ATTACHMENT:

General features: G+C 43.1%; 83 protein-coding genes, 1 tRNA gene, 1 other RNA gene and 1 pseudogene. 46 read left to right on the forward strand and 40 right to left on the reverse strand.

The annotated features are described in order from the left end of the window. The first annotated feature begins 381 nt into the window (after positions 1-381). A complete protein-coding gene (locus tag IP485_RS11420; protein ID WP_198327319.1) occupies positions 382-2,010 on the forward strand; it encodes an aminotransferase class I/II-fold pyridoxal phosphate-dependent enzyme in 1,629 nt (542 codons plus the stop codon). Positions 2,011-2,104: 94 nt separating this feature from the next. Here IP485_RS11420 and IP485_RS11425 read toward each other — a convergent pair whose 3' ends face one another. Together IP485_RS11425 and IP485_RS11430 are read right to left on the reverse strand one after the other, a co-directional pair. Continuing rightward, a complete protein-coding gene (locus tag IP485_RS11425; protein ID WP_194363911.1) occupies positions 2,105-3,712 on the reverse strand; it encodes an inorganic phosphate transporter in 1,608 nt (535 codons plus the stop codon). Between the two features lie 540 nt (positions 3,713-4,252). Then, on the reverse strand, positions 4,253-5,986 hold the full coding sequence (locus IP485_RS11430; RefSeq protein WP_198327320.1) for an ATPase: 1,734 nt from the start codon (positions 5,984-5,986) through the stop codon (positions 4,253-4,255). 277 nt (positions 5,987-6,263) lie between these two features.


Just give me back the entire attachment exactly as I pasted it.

General features: G+C 43.1%; 83 protein-coding genes, 1 tRNA gene, 1 other RNA gene and 1 pseudogene. 46 read left to right on the forward strand and 40 right to left on the reverse strand.

The annotated features are described in order from the left end of the window. The first annotated feature begins 381 nt into the window (after positions 1-381). A complete protein-coding gene (locus tag IP485_RS11420; protein ID WP_198327319.1) occupies positions 382-2,010 on the forward strand; it encodes an aminotransferase class I/II-fold pyridoxal phosphate-dependent enzyme in 1,629 nt (542 codons plus the stop codon). Positions 2,011-2,104: 94 nt separating this feature from the next. Here IP485_RS11420 and IP485_RS11425 read toward each other — a convergent pair whose 3' ends face one another. Together IP485_RS11425 and IP485_RS11430 are read right to left on the reverse strand one after the other, a co-directional pair. Continuing rightward, a complete protein-coding gene (locus tag IP485_RS11425; protein ID WP_194363911.1) occupies positions 2,105-3,712 on the reverse strand; it encodes an inorganic phosphate transporter in 1,608 nt (535 codons plus the stop codon). Between the two features lie 540 nt (positions 3,713-4,252). Then, on the reverse strand, positions 4,253-5,986 hold the full coding sequence (locus IP485_RS11430; RefSeq protein WP_198327320.1) for an ATPase: 1,734 nt from the start codon (positions 5,984-5,986) through the stop codon (positions 4,253-4,255). 277 nt (positions 5,987-6,263) lie between these two features.